Many times when I leave tournaments that's the way you think. But we just are creatures of habit sometimes. You come out there and you're like, "Well, let me just get off to a nice start, let me get into the round and see how it goes," and that's when you kick yourself when it doesn't come out. All of us are so competitive, you start off quite negatively, but then somehow because we're so competitive, you get yourself back in the race and then you play aggressively, and maybe sometimes it's too late in Sergio's case, and in other cases with me, the thing is I scraped through a couple of times, and sometimes I've been really aggressive and gone for it.

I would say, yeah, I think you're right. I think that is a good example to take, to try and knock the boys -- give them a little KO the first eight holes and then enjoy the back nine.

Q. Could you give us your schedule up to the Open, and also, the second part here is all the big three have three wins in the U.S. this year and you have your three in Europe. Do you feel a sense of needing to catch up or get going?

ERNIE ELS: The first part, my schedule is I'm going back next week, week off, and then I'm playing the PGA at Wentworth, playing Memorial, Booz Allen and U.S. Open. So it's three and then U.S. Open, all three really great tournaments, good golf courses and good tune-ups for the U.S. Open.

And then, yes, I mean, I've got three wins. Yeah, I feel like I've got to step it up over here. I really didn't play very good in March. The Masters wasn't good at all. So yeah, I had a good start. The first three I played I had a couple of chances to win there, but then I haven't played very well. So yes, I feel the need to step it up over here and play really well against these players because this is where the best field is.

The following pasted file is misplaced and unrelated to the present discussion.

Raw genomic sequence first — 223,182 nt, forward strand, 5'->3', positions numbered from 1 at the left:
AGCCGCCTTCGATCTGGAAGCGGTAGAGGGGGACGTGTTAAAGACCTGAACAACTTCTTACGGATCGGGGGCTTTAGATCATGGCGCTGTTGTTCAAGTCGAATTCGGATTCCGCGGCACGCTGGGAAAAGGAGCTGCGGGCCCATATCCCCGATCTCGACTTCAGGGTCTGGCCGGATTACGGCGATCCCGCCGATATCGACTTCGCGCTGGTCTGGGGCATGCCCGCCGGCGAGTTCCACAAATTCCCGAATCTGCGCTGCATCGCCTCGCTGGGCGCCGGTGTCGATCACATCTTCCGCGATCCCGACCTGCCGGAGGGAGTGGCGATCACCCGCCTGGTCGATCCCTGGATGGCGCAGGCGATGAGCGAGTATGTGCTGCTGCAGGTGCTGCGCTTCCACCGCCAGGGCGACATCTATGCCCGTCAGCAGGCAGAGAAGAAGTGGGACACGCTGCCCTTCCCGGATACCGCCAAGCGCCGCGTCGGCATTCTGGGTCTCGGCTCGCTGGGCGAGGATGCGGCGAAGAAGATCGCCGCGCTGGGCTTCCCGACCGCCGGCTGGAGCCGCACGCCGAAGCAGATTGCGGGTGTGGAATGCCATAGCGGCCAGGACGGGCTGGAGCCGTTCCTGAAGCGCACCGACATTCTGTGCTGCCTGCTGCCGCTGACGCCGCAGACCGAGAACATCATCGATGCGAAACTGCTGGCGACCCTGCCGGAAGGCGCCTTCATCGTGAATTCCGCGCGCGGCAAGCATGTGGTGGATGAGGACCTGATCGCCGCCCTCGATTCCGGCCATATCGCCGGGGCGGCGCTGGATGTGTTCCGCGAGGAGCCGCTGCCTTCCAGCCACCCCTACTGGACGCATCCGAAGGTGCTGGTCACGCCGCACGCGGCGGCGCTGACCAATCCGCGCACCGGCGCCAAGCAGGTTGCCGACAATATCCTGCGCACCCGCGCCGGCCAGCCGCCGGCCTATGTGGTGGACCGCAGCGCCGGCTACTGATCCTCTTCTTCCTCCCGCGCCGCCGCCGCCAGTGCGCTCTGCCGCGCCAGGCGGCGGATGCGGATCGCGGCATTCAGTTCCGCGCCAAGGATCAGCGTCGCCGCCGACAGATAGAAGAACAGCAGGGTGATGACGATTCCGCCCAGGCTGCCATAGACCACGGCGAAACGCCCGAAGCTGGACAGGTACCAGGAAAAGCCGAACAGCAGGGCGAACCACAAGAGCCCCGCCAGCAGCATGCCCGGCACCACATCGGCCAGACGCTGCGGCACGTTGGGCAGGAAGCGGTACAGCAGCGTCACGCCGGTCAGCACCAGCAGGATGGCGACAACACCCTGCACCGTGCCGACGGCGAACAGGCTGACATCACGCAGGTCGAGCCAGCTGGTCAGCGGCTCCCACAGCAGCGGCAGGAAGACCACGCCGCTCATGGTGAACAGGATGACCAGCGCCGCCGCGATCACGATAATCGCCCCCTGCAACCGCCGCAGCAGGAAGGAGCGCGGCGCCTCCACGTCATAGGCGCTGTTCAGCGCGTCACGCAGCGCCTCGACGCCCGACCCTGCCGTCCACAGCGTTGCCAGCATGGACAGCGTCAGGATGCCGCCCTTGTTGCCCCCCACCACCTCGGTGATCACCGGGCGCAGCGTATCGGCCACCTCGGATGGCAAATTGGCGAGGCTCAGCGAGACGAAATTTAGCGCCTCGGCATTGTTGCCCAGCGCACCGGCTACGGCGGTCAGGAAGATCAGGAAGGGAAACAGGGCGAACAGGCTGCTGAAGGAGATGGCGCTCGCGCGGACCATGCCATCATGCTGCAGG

Q. Did you like the setup at Pinehurst the last time around?

ERNIE ELS: I didn't make the cut.

Q. I know, it's a double-edged question.

ERNIE ELS: I thought the setup was really good. It was really fair. They gave us some room off the tees. It wasn't too firm so the ball -- I mean, those greens are just diabolical. They are very tough.

It's a really good golf course. I like the look I see off the tees, and I've got to have a new game plan, hitting my second shots. I was going at flags and then the ball would finish 30 yards off the green. I didn't play with my head. So I've got to play a little bit more tactical.

Q. Did you have any chip shots come back in your footprints like Daly and some others where it rolled up and kind of --

ERNIE ELS: I think I did. I want to forget about that tournament (laughter).

Q. The course can embarrass you.

ERNIE ELS: I'm sure I did. It's just one of those things. It's just a brutal golf course around the greens and second shots.

Q. Talk about wanting to step it up over here. Retief talked yesterday about having the Top 5 players in this field kind of adds a little extra buzz for him. Do you feel the same way? Does this week get you going a little more than the typical Tour event because of that?

ERNIE ELS: Definitely. I'm playing with Vijay tomorrow. He's questionably probably the best player right now in the world. So it'll be nice to play with him. I haven't played with him since Hawaii. Obviously seeing his victory the last couple of weeks, he's right on form. There's definitely a buzz. Tiger, I haven't actually said hello to him since The Masters. The players that are here, the Top 5 as you guys call it, they're all here and that definitely edges the tournament.